DHEC in the News: Saluda River swim advisory, Mt. Pleasant water, Briarcliffe Acres

Here’s a look at health and environmental news from around the state.

Saluda River bacteria levels decrease; advisory still in place
(Columbia, SC – WACH) The amount of bacteria in the Saluda River has decreased, but a swim advisory will remain in place until further notice.

The Department of Health and Environmental Control issued the advisory on Sunday night, a warning that should be taken seriously.

According to Robert Yanity from DHEC, a discharge from a nearby Carolina Water Services treatment plant caused bacteria levels to rise. A test yielded shocking results.

“They’re required to meet that 349 level I believe it is – as far as their E. coli marker and they were over that about 900 or so,” Yanity says.

The levels–980.4–are almost three times to state limit. Because of this, Yanity advises people to take caution before getting into the water.

Community Frustrated Over Swimming Advisory “Deja Vu”

The Department of Health and Environmental Control (DHEC) is warning people not to swim in the water at Saluda Shoals Park after finding high levels of bacteria in that section of the Saluda River.

“We’ve got a lot of people that come out here, fishermen swimmers kayakers, we’re all concerned about the quality of our water,” said fisherman Michael Frank.

Bill Stangler, the Congaree Riverkeeper, says he was frustrated when he got the call about more bacteria polluting the river.

“Here we go again, deja vu,” Stangler said. “It’s really a bad place for this to be happening, I mean we’re standing between a canoe/kayak launch, a boat ramp, and another boat ramp across the river. This is where people come to get in the river.”

DHEC says they found “upset conditions” at the Carolina Water Service’s Friarsgate plant towards the end of last week that could have contributed to the bacteria. They also say there were other factors.

“We did see an abundance of rain, so that could have contributed to the higher levels of bacteria that was coming into the water so we can’t say it was all attributed to CWS,” said Robert Yanity with DHEC.

Yanity advises people not to ingest the water or go in with open wounds.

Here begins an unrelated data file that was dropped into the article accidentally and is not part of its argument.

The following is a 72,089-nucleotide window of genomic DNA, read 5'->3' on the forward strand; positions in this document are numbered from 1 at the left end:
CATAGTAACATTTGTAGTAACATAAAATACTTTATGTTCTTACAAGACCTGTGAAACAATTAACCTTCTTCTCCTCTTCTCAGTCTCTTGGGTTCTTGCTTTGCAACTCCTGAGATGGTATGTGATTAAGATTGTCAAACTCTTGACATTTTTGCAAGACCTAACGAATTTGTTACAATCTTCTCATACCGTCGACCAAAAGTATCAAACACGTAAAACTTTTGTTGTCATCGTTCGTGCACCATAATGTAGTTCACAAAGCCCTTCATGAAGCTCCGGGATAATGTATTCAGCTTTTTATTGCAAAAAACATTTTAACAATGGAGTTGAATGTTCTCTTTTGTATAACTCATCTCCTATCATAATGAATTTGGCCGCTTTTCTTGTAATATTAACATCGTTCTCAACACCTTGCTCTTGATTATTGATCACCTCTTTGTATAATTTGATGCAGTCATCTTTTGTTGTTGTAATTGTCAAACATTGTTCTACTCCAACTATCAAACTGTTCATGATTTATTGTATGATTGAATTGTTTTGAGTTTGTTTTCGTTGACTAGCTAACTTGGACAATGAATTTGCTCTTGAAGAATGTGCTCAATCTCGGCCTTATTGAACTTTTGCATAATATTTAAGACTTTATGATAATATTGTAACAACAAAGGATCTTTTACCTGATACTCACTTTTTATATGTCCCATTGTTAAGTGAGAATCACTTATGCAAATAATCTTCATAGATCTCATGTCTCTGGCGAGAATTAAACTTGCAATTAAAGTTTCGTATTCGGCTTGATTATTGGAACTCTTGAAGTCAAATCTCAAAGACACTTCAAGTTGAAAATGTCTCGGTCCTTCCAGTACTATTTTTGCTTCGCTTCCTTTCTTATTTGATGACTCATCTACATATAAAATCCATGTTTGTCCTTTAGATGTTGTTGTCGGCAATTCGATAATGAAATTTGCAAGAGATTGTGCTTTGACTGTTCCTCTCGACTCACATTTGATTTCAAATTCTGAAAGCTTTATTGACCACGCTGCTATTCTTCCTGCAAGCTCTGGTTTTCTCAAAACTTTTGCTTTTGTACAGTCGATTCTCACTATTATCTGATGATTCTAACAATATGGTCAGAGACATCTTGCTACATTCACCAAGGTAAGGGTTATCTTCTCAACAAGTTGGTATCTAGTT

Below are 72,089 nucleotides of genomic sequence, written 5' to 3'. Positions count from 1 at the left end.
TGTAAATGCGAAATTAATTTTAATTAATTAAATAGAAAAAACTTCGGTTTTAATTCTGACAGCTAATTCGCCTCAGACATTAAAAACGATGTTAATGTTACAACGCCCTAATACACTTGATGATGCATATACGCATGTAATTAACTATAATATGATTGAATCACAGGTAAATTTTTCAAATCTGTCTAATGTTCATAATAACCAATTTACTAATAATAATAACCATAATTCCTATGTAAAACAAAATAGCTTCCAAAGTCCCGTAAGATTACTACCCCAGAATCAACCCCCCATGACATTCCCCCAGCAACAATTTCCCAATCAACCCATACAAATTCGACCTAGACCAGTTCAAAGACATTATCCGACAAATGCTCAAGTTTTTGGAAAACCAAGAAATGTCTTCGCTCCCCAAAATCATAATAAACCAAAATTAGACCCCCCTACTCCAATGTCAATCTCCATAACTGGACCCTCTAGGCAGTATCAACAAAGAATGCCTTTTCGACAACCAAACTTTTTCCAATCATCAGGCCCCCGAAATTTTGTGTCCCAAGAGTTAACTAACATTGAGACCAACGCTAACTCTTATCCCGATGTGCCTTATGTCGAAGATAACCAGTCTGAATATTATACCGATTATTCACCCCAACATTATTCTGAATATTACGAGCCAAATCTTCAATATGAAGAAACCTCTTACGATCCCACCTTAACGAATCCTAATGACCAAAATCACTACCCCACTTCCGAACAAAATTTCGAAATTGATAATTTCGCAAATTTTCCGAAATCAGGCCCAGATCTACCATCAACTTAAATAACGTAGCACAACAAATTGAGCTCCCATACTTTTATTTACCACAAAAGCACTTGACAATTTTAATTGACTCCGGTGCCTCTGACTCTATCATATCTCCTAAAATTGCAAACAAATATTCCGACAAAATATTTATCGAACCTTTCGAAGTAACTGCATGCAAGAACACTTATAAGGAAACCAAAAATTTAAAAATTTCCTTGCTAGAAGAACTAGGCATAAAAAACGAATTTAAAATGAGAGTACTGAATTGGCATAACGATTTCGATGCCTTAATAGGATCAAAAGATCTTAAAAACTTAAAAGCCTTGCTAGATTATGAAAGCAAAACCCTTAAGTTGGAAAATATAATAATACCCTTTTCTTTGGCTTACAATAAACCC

Water Quality Concerns Surrounding Pesticides and Cancer

(Mt. Pleasant, SC – Moultrie News) Approximately two weeks ago, a group of mothers expressed their concerns on social media regarding the number of young males in a general area of Mount Pleasant (Park West, Dunes West, and Rivertowne) who have been diagnosed with brain tumors. During social media conversations and interviews with media, some raised the question of water being a contributing factor. Following this, some residents purchased at-home water testing kits, and some interpreted their results as positive for pesticides.

After learning about customer concerns, Mount Pleasant Waterworks (MPW) addressed the media and invited customers to join in a conversation regarding MPW’s water quality. On Monday, July 10th, MPW held a community meeting to listen to and discuss concerns with customers. The media was invited to attend and MPW posted full video of this meeting on social media and our website.

Q. Does Mount Pleasant Waterworks test for pesticides?

Yes, both water sources are tested for pesticides. The Environmental Protection Agency (EPA) and South Carolina Department of Health and Environmental Control set testing guidelines and schedules for pesticides. Mount Pleasant Waterworks’ water sources include groundwater from the Middendorf Aquifer and surface water purchased from Charleston Water System (CWS). EPA and SCDHEC utilize historical testing data to determine the scheduling parameters for pesticides in each water source. Due to consistent non-detection in our groundwater source, DHEC tests for pesticides every three years. Due to regulations related to surface water, DHEC tests the purchased surface water on an annual basis.

Their waste polluted the ocean surf 6 years, now it’s costing them to flush the toilet

It’s been six years since property owners in Briarcliffe Acres were first warned their septic tanks were to blame for sporadically high fecal bacteria readings in the Atlantic Ocean surf.

It’s taken a water quality study, construction of a needed sewer system by neighboring Myrtle Beach and a years-long battle by Briarcliffe Acres’ officials to convince those homeowners to pay the steep sewer system fees and get rid of the septic tanks.

The state Department of Health and Environmental Control has a a long-term swimming advisory posted at Briarcliffe Acres. The warning sign advises against swimming near swashes after heavy rains, when contamination is most likely.

There has been no indication whether state health officials will eliminate the long-term swimming advisory once all property owners are on the sewer system.

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